Sherman’s Great With One Arm, Too

That was Aaron Rodgers' take on why the Packers didn't test an injured Richard Sherman during the fourth quarter of Sunday's NFC Championship Game. (Kyle Terada/USA TODAY)

In Week 1, the best quarterback in the NFL (Aaron Rodgers) didn’t throw a single pass at the best cornerback in the NFL (Richard Sherman).

It wasn’t much different in Sunday’s NFC Championship Game, even though Sherman sustained a painful elbow injury during the first play of the fourth quarter.

While the Fox TV cameras showed Sherman wincing in pain through much of the fourth quarter, Packers receivers Jordy Nelson and Randall Cobb say they were not aware that Sherman was injured.

“Didn’t know at all,” Cobb said on Monday.

Rodgers did know, but didn’t put Sherman to much of a test.

“He’s a great player. He’s a great player on one arm,” Rodgers said on his weekly radio show on ESPN Milwaukee on Tuesday.

According to Packer Report’s charting, Sherman lined up across from Davante Adams 35 times and Nelson 22 times (and Andrew Quarless twice and Jarrett Boykin once) in snaps in which the Packers weren’t in their jumbo offensive packages.

However, the Packers targeted Sherman only three times (only twice officially). The first was on the opening possession, when Rodgers thought — and replays confirm — that Seattle was offside and took what he believed was a no-risk shot downfield. Rodgers’ ball was underthrown, which allowed the rangy Sherman to get in front of Adams for a leaping interception.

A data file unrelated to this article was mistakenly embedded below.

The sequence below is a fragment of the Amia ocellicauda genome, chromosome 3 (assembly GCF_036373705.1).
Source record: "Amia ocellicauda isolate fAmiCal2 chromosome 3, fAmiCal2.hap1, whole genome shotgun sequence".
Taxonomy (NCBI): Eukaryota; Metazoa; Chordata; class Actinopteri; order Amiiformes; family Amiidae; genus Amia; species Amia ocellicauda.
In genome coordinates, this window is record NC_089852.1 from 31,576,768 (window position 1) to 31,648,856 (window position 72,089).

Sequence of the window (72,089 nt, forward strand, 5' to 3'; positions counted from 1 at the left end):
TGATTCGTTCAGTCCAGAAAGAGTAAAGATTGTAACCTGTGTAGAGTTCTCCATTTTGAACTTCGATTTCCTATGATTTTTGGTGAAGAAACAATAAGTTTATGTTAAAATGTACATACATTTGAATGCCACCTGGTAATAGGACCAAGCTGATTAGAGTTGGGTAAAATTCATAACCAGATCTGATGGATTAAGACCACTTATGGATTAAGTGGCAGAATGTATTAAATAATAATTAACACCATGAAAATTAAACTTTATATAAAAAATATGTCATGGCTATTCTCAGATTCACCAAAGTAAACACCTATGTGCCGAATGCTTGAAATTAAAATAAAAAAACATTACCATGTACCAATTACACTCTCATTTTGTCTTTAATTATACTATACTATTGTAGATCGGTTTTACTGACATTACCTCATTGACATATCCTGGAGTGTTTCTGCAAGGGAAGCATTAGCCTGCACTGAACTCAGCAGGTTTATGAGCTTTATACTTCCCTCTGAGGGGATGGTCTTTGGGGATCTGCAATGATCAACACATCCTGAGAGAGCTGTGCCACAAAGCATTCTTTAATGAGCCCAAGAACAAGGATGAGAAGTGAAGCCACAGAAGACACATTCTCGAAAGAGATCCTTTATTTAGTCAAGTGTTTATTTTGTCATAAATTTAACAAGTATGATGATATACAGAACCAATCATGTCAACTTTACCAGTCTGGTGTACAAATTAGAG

“I think it’s pretty evident on the film,” Rodgers said of Michael Bennett being offside.

The second came early in the second quarter, when Rodgers again drew the Seahawks offside and took a deep shot to Adams. That ball was overthrown. Because the Packers accepted the penalty, the play didn’t count.

After that, the Packers didn’t throw at Sherman for about 43 minutes. On third-and-10 on the Packers’ two-minute drive late in regulation, Rodgers hit Nelson for a gain of 6. Sherman made the tackle and Mason Crosby kicked a 48-yard field goal to force overtime.

“We tried a couple in the two-minute drive but there’s always going to be second-guessing in this business,” Rodgers said. “It’s frustrating knowing how close we were and just kind of needed a first down there in the fourth quarter to give our defense a little break and take another couple minutes off the clock.”

Bill Huber is publisher of Packer Report magazine and and has written for Packer Report since 1997. E-mail him at, or leave him a question in Packer Report’s subscribers-only Packers Pro Club forum. Find Bill on Twitter at

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